As you might recall, Masel and DeWitt are the authors of the BIAA White Paper, “Traumatic Brain Injury: A Disease Process, Not an Event,” which was also published in the Journal of Neuro Trauma (27, 1529‑1540).
Included in is issue, there is an interesting article by Helen M. Bramlett and W. Dalton Dietrich entitled, “Long-Term Consequences of Traumatic Brain Injury: Current Status of Potential Mechanisms of Injury and Neurological Outcomes.” In this article, the authors write, “In models of mild, moderate, and severe TBI, histopathological and behavioral studies have emphasized the progressive nature of the initial traumatic insult and the involvement of multiple pathophysiological mechanisms, including sustained injury cascades leading to prolonged motor and cognitive deficits.”
It is now well established in current literature that persons with mild traumatic brain injury do not all recover within the narrow 6-9 month range listed in the defense neuropsychological report I recently received. Unfortunately, many go on to suffer long term chronic consequences of mild traumatic brain injury.
If you are suffering from a traumatic brain injury, it is strongly recommended that you seek experienced legal counsel immediately.
Despite study after study demonstrating long term effects from mild traumatic brain injury (concussions), it is astounding that defense courtroom doctors still maintain that there are no permanent residuals from mild traumatic brain injury. A new study, Imaging Correlates of Memory and Concussion History in Retired National Football League Athletes, published in JAMA Neurology once again debunks this myth that everyone gets better.
The objective of the study, according to the abstract was “to assess the relationship of hippocampal volume, memory performance, and the influence of concussion history in retired NFL athletes with and without mild cognitive impairment.” The design of the study was a retrospective cohort study assessing differences between groups, mean hippocampal volumes, and memory performance by computing age quintiles based on group-specific linear regression models corrected for multiple comparisons for both athletes and control participants. The study utilized 28 former NFL athletes who were compared with 27 control participants. The mean age was 58.1 for the former athletes and 59.0 for the control participants.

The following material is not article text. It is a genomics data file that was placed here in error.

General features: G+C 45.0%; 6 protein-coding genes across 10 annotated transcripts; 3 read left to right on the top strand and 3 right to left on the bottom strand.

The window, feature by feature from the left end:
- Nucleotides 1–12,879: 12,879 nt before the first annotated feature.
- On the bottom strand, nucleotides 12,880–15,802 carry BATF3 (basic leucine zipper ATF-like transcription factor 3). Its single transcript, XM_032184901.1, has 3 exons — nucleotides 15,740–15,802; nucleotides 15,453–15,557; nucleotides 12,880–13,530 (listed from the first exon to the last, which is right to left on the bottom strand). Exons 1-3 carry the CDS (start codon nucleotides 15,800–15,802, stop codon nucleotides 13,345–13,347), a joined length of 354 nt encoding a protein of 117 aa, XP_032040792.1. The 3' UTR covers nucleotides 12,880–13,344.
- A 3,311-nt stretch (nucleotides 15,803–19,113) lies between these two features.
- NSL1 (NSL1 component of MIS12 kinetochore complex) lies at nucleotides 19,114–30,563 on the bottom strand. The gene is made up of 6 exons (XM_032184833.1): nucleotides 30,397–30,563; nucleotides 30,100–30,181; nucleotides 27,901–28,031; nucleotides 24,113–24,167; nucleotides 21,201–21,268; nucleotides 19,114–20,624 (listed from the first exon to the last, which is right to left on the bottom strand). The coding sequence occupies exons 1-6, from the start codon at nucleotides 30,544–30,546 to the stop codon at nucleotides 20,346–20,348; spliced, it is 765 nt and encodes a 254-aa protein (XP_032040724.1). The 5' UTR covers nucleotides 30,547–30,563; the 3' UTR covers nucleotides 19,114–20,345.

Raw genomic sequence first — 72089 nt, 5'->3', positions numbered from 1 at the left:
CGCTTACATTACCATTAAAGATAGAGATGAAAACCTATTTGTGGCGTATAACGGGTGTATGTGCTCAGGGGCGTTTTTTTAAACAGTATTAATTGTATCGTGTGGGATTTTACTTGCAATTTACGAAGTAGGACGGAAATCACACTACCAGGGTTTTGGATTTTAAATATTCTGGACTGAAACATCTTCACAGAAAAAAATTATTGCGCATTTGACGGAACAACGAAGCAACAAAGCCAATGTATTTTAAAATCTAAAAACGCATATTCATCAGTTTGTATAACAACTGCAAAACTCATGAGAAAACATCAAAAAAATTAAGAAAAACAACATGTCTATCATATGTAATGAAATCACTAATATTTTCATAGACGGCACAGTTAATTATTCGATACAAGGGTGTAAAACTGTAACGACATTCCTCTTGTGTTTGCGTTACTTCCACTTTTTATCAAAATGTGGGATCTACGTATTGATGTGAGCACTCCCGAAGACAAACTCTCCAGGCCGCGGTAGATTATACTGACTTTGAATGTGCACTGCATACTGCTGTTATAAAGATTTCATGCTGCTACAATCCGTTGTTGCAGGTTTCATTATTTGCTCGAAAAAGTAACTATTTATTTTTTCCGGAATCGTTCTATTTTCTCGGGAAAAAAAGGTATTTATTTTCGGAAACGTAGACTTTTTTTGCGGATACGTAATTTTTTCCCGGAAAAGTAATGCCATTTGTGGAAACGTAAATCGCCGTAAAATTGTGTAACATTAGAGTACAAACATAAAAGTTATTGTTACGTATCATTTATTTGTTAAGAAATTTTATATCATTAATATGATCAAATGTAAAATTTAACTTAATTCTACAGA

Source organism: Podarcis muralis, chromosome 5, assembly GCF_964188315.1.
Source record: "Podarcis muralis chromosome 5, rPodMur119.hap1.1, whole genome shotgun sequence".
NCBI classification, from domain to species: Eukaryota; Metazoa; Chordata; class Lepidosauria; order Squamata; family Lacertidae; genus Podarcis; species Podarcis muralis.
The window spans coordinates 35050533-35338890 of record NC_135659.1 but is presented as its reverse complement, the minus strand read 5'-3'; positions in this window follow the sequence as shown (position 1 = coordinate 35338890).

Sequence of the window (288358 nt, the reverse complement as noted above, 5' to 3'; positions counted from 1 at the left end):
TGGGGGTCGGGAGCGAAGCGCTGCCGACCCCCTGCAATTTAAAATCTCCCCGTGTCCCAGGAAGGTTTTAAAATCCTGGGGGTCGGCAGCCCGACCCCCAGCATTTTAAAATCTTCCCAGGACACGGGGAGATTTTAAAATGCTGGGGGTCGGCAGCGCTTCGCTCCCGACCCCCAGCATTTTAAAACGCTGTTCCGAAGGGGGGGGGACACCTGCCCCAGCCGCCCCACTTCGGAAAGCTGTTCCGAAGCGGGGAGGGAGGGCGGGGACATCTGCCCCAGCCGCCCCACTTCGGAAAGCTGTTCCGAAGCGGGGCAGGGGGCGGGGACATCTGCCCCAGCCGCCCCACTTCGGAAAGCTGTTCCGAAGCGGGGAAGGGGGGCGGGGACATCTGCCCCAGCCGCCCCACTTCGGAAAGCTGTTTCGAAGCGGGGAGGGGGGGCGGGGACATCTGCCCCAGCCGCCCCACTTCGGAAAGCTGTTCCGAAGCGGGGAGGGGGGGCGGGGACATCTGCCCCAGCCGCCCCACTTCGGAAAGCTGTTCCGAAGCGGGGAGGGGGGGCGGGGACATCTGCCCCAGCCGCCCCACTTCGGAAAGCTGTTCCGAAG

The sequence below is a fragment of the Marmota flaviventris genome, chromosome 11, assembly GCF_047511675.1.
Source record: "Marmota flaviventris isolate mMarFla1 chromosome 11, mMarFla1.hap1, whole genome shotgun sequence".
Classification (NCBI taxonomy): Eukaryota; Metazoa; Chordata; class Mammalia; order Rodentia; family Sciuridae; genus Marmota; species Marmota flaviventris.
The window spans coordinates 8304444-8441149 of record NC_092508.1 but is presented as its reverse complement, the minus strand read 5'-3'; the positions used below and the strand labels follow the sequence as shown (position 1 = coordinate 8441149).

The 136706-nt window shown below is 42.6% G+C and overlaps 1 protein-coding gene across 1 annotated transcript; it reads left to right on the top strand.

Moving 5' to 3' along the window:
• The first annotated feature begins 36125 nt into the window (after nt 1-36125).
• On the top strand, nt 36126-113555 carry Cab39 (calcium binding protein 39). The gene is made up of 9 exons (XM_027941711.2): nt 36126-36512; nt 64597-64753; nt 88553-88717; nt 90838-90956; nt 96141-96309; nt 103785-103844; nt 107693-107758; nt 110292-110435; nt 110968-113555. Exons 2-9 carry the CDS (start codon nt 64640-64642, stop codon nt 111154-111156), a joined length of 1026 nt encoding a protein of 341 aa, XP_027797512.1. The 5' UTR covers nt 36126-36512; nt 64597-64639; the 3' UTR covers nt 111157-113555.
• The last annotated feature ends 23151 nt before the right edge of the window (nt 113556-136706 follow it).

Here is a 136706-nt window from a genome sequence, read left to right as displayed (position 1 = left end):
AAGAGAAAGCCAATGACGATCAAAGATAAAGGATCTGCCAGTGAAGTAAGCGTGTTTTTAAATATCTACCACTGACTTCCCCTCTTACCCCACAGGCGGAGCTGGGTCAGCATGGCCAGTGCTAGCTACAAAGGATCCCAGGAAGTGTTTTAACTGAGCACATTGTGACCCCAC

The study found that retired athletes with concussion history, but without cognitive impairment, had normal, but significantly lower, California Verbal Learning Test scores compared with control participants. However, those with a concussion history and mild cognitive impairment performed worse when compared with both control participants and athletes without memory impairment. Among the athletes, 17 had a G3 concussion and 11 did not. Older retired athletes with at least one G3 concussion had significantly smaller bilateral hippocampal volumes compared with control participants.
The authors concluded that “prior concussion that results in loss of consciousness is a risk factor for increased hippocampal atrophy and a development of mild cognitive impairment. In individuals with mild cognitive impairment, hippocampal volume loss appeared greater among those with a history of concussion.”
Neurological testing of the first cranial nerve, which carries the sensory information for the sense of smell, is rarely performed. A new study from the Walter Reed National Military Center provides proof that olfactory testing should be performed.
According to the abstract, the objective of this recent study was to determine whether a structured and quantitative assessment of differential olfactory performance – recognized between a blast-injured traumatic brain injury (TBI) group and a demographically comparable blast-injured control group can serve as a reliable antecedent marker for preclinical detection of inter cranial neuro trauma.
The researchers, at Walter Reed, performed a prospectively and consecutively enrolled evaluation of 231 polytrauma inpatients who were exposed to explosions during combat operations in either Afghanistan or Iraq. The study correlated olfactometric scores with both contemporaneous neuro imaging findings as well as the clinical diagnosis of TBI.
The study found that while “quantitative identification olfactometry had limited sensitivity, it had high specificity as a marker for detecting acute structural neuropathology from trauma.” The researchers found that central olfactory dysfunction identified patients with TBI who had intracranial radiologic abnormalities. While the test had a sensitivity of only 35%, it had a specificity of 100%.”